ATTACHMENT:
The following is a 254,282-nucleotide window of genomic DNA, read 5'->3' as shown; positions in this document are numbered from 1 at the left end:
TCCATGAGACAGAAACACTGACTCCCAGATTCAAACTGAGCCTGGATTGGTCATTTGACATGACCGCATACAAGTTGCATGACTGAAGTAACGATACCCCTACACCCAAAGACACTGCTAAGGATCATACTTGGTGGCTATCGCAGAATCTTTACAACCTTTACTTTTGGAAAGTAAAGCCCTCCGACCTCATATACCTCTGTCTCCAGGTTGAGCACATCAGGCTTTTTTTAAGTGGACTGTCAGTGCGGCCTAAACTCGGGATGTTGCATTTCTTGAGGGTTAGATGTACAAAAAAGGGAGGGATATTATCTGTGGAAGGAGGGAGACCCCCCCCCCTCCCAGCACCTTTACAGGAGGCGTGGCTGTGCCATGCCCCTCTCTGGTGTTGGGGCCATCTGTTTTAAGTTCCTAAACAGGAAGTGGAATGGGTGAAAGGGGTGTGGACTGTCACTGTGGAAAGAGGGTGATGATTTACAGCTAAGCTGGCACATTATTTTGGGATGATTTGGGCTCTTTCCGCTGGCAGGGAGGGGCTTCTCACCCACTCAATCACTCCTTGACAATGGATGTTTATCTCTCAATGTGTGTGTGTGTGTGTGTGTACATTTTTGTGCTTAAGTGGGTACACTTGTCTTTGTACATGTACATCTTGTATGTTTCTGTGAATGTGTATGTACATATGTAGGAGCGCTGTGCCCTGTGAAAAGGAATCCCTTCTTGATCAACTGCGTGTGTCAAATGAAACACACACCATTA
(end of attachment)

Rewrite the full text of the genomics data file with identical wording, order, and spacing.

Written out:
The following is a 254,282-nucleotide window of genomic DNA, read 5'->3' as shown; positions in this document are numbered from 1 at the left end:
TCCATGAGACAGAAACACTGACTCCCAGATTCAAACTGAGCCTGGATTGGTCATTTGACATGACCGCATACAAGTTGCATGACTGAAGTAACGATACCCCTACACCCAAAGACACTGCTAAGGATCATACTTGGTGGCTATCGCAGAATCTTTACAACCTTTACTTTTGGAAAGTAAAGCCCTCCGACCTCATATACCTCTGTCTCCAGGTTGAGCACATCAGGCTTTTTTTAAGTGGACTGTCAGTGCGGCCTAAACTCGGGATGTTGCATTTCTTGAGGGTTAGATGTACAAAAAAGGGAGGGATATTATCTGTGGAAGGAGGGAGACCCCCCCCCCTCCCAGCACCTTTACAGGAGGCGTGGCTGTGCCATGCCCCTCTCTGGTGTTGGGGCCATCTGTTTTAAGTTCCTAAACAGGAAGTGGAATGGGTGAAAGGGGTGTGGACTGTCACTGTGGAAAGAGGGTGATGATTTACAGCTAAGCTGGCACATTATTTTGGGATGATTTGGGCTCTTTCCGCTGGCAGGGAGGGGCTTCTCACCCACTCAATCACTCCTTGACAATGGATGTTTATCTCTCAATGTGTGTGTGTGTGTGTGTGTACATTTTTGTGCTTAAGTGGGTACACTTGTCTTTGTACATGTACATCTTGTATGTTTCTGTGAATGTGTATGTACATATGTAGGAGCGCTGTGCCCTGTGAAAAGGAATCCCTTCTTGATCAACTGCGTGTGTCAAATGAAACACACACCATTA